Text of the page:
VOCs detected in internal biological matrices such as urine and bile can also be exogenous in origin. Once inhaled, exogenous VOCs may dissolve into the bloodstream and subsequently be excreted in bodily fluids. Urine samples are also non-invasive in nature but have the advantage over exhaled breath in that analytes are often concentrated by the kidneys prior to excretion (22). However, urine is particularly affected by drugs administered to the patient. Considering this, the VOC profile impact of specific therapies must be taken into account when analysing urine samples. Three papers have been published investigating the use of VOCs in urine for pancreatic cancer (13-15), identifying three alternative models. Analysis of VOCs in urine also demonstrated a significant ability to distinguish between cancer patients and healthy controls with a mean area under the ROC curve of 0.92, a pooled sensitivity of 85.0%, and a pooled specificity of 81.0%.

Navaneethan et al. (16) identified bile collected during ERCP as a potential sample type. They identified 5 potential biomarkers, with trimethyl amine (TMA) also being found in urine. These biomarkers helped develop a diagnostic model with an area under the ROC curve of 0.85, a sensitivity of 83.3%, and a specificity of 81.9%. The direct aspiration of bile is an invasive procedure and thus there are inherent risks to the patient. However, if utilised within current ERCP testing, there is potential to increase both sensitivity and specificity of diagnosis with minimal additional risks to the patient.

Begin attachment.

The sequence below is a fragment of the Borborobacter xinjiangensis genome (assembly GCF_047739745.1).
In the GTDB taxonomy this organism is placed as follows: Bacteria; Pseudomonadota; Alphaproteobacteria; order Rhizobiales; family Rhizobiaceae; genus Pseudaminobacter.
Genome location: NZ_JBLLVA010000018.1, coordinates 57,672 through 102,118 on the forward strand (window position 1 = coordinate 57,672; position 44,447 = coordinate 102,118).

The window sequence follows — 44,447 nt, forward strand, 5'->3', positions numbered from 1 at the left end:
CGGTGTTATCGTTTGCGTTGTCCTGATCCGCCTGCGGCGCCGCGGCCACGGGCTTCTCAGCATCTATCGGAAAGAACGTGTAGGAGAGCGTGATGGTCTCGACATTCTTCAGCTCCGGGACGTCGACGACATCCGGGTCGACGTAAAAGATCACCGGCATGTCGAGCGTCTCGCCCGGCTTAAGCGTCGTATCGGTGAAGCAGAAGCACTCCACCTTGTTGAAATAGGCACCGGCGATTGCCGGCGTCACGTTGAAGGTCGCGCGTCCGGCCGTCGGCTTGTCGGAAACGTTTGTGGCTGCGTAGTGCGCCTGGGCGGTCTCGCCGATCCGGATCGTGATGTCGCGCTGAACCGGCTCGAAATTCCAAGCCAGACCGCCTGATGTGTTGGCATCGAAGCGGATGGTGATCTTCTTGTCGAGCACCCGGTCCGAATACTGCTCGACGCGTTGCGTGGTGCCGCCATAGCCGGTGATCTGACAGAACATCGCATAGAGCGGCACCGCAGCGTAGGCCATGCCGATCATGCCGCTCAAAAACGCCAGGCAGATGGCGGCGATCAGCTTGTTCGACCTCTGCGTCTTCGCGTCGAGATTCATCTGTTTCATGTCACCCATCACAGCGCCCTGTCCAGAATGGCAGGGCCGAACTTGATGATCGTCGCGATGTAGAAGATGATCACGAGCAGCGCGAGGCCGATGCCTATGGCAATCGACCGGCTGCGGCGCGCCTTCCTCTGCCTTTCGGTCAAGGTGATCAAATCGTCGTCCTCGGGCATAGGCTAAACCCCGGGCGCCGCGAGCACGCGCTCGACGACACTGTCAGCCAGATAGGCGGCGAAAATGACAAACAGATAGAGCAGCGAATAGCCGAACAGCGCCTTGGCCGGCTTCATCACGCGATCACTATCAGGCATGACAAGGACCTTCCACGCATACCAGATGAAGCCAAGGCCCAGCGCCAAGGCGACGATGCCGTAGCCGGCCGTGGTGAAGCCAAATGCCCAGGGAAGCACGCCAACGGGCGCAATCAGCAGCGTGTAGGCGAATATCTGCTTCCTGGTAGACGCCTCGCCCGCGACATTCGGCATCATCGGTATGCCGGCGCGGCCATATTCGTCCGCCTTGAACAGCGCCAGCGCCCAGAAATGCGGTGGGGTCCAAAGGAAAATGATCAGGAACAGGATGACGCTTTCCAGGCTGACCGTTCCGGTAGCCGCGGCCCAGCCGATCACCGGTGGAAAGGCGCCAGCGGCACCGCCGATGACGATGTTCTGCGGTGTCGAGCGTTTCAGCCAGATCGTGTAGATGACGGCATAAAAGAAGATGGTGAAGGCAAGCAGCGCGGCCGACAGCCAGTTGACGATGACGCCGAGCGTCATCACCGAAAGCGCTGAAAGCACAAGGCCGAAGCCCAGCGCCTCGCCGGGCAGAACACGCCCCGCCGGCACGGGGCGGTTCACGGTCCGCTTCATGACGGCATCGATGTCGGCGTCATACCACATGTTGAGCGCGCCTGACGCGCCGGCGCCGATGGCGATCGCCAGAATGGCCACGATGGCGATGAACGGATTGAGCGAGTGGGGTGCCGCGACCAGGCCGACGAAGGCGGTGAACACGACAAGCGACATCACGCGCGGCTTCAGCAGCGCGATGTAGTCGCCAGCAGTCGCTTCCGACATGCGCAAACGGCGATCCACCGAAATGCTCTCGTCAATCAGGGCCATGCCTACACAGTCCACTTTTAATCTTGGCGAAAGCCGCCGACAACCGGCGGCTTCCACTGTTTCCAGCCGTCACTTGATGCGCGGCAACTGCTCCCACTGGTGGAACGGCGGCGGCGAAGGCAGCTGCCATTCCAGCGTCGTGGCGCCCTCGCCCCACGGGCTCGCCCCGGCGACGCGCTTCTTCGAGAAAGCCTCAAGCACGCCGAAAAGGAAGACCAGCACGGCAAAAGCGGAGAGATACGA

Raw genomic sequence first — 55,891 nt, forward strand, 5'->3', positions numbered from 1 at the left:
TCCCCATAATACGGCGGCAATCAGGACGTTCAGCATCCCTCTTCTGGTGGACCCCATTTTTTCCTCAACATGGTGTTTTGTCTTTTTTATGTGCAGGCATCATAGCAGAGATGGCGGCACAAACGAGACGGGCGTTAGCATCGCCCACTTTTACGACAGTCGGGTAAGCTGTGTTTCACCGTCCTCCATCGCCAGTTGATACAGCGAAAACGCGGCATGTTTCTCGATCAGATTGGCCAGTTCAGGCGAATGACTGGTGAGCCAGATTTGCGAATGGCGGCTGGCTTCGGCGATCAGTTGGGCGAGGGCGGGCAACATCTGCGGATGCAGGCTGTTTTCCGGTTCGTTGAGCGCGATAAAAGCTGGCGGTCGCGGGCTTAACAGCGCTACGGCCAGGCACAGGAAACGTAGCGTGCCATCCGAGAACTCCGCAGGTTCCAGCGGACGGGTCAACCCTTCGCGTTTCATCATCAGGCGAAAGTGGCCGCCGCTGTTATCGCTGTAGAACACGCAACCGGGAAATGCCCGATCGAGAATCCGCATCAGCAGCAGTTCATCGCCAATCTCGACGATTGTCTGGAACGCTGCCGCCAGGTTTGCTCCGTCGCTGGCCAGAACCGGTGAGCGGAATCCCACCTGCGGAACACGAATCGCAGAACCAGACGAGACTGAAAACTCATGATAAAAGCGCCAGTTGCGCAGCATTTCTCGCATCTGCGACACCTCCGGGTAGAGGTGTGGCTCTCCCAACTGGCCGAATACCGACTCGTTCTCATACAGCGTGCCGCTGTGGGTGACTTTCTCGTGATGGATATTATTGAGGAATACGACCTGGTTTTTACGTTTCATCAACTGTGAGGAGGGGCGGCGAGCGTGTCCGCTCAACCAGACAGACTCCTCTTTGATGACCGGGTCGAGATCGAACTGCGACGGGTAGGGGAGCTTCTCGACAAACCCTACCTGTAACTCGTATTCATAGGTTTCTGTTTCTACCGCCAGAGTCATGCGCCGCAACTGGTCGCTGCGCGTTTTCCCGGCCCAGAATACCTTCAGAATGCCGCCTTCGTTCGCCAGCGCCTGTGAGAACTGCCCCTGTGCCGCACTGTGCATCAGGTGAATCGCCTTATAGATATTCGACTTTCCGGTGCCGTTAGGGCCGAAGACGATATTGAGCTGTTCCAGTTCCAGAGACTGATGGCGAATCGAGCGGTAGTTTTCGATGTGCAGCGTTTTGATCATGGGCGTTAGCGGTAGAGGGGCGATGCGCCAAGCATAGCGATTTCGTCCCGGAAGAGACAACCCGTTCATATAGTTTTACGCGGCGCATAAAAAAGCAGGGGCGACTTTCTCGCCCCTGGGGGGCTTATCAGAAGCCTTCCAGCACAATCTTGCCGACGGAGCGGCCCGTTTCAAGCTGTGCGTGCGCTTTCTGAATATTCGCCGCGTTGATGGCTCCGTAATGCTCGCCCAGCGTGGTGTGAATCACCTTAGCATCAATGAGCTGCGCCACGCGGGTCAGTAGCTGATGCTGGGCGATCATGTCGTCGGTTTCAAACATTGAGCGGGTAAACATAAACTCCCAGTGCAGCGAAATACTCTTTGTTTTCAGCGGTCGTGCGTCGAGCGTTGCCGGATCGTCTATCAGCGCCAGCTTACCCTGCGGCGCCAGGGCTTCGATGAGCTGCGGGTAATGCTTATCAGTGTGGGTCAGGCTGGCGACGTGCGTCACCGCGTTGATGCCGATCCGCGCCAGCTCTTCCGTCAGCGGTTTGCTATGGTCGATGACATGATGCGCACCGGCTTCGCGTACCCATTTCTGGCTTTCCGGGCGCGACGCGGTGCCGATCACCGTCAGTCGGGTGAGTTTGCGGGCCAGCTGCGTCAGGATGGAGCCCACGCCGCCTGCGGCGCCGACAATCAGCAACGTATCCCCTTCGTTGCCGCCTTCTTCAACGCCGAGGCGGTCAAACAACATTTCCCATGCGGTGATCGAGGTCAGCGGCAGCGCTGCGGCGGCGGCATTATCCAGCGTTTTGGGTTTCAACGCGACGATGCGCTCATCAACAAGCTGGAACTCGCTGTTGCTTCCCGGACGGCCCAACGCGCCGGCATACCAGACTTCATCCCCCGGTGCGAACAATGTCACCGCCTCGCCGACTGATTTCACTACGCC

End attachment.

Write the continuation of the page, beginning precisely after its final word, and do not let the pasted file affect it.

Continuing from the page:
Mechanism of production

Another potential challenge of VOC analysis is that despite substantial research the exact mechanism and origin of VOCs remains relatively unknown, with no guarantee that detected compounds are produced or consumed by cancer cells. VOC patterns also differ naturally between individuals due to genetic differences, environmental influences, diet, and smoking (8). Nissinen et al. (14) has speculated however that the specific VOC production pattern in pancreatic cancer is perhaps related to an inflammatory response within the pancreas. They suggested that this hypothesis is supported by the inability of VOCs to distinguish between cancer and pancreatitis (both acute and chronic). Despite the exact mechanism being unclear, VOC profiles appear to be specific to pancreatic pathology, indicating significant differences as compared to pathologies of other organs (8,17,18), and distinct patterns being observed in the bile fluid (16). Further research into the pathophysiology underlying the alteration in the spectra and origin of VOCs is essential to enable refinement of VOC technology.

Volatolome analytical platforms

Concentrations of most of the VOCs present in biological matrices are low: in the nmol−1 − pmol−1 range in exhaled human breath and bile, and in the µmol−1 to nmol−1 range in urine and blood (23-25). In addition, VOCs often form part of complex mixtures. Therefore, the quantification of VOCs presents significant challenges. Whilst many analytical techniques exist for the analysis of VOCs, the majority of publications related to pancreatic cancer (1,6) utilise mass-spectrometry based chemical analysis technology. This can be used to detect specific VOCs and their abundances, via the identification of specific properties in each component of a sample. Despite relying on the same underlying technology, it is important to note that significant variation in methodology exists between the different subtypes of mass spectrometry. Each subtype has their uses, advantages and disadvantages.